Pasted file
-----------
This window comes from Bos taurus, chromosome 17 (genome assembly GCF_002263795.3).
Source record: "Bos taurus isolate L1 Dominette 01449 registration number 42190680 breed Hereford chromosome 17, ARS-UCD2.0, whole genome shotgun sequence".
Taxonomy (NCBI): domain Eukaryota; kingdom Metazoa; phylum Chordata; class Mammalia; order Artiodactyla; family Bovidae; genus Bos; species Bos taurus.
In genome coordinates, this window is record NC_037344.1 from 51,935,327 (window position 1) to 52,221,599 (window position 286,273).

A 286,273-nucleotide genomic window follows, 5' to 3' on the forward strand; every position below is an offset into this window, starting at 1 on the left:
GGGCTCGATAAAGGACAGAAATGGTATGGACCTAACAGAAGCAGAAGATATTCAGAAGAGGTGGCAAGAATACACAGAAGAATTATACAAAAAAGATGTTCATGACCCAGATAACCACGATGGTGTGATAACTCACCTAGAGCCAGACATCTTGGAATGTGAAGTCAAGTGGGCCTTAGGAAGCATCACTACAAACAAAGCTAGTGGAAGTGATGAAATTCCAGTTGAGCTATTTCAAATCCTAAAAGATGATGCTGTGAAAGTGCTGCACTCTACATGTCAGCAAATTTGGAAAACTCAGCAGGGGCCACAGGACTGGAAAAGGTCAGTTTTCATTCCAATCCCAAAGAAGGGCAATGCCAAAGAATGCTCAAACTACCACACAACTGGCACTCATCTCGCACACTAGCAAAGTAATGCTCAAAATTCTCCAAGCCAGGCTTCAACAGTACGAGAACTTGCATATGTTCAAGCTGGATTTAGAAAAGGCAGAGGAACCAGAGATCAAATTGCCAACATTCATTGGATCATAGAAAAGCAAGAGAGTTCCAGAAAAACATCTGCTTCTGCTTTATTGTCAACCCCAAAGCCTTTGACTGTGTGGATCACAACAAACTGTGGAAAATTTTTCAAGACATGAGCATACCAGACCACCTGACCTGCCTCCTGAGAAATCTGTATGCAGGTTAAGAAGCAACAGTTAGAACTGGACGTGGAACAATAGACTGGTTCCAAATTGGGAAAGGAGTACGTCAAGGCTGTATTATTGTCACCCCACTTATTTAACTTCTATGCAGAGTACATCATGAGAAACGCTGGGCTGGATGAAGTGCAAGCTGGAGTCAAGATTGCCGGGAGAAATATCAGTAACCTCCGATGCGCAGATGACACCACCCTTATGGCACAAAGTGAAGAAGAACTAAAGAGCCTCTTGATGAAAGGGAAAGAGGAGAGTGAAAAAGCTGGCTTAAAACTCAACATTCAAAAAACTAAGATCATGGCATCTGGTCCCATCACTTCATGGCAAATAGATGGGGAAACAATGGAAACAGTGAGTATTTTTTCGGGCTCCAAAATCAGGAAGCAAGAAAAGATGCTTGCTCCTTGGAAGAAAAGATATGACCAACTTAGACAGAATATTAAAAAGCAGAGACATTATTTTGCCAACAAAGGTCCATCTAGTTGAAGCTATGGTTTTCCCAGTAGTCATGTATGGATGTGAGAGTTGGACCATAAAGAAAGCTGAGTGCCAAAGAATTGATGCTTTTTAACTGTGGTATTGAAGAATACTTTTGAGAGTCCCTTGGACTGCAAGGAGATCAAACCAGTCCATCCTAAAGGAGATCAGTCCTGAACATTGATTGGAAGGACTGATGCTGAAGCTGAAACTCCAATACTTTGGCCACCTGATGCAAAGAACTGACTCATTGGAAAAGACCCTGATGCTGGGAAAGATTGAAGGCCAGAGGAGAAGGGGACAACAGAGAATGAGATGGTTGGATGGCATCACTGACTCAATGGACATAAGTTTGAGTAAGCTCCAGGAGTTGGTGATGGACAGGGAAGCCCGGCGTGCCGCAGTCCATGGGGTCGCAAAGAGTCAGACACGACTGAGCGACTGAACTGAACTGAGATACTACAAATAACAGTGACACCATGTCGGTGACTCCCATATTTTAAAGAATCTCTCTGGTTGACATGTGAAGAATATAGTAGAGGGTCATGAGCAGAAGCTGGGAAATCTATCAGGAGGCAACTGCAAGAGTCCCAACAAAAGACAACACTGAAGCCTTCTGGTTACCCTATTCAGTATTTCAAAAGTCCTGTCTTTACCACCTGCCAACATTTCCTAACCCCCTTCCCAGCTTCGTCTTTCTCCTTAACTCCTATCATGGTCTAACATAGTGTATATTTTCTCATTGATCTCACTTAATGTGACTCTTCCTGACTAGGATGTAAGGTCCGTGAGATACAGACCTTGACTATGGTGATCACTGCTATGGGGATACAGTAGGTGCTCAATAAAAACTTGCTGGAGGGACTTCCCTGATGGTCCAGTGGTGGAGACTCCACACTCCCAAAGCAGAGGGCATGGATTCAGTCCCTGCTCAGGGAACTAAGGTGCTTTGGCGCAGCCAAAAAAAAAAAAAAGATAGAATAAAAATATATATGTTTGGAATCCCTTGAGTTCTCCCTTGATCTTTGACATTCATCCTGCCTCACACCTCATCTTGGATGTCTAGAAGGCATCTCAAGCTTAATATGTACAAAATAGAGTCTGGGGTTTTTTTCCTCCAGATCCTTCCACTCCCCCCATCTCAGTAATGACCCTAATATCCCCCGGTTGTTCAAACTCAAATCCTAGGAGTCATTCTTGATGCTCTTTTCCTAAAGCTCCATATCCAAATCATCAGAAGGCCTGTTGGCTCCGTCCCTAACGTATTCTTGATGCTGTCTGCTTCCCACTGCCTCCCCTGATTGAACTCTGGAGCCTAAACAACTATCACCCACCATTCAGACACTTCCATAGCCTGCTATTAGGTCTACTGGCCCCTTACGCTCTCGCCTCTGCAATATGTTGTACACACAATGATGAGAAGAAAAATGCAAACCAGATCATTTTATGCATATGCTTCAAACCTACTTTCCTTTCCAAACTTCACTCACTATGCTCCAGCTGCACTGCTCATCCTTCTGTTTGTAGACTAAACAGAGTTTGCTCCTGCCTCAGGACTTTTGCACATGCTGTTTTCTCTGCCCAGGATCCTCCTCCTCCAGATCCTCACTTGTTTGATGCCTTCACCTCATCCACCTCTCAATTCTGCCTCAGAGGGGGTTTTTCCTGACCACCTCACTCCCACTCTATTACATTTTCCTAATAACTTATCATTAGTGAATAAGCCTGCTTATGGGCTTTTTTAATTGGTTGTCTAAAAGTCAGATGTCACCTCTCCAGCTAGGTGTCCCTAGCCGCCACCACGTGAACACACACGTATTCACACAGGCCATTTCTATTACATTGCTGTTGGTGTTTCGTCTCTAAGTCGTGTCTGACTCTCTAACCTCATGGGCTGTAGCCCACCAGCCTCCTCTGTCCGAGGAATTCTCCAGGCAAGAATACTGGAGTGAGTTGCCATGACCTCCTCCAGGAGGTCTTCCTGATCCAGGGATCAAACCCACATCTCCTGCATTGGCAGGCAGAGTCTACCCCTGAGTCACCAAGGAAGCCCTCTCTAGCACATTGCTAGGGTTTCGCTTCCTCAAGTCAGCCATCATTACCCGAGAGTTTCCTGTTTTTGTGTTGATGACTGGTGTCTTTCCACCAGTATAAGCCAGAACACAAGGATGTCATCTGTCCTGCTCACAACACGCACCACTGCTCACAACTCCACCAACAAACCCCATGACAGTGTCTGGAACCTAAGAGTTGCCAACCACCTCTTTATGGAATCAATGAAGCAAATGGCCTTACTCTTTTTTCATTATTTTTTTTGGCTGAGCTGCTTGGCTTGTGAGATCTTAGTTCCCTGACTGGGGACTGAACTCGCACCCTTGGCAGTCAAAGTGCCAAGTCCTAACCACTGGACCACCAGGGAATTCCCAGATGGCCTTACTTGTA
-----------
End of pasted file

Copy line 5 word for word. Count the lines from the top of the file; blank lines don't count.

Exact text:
A 286,273-nucleotide genomic window follows, 5' to 3' on the forward strand; every position below is an offset into this window, starting at 1 on the left: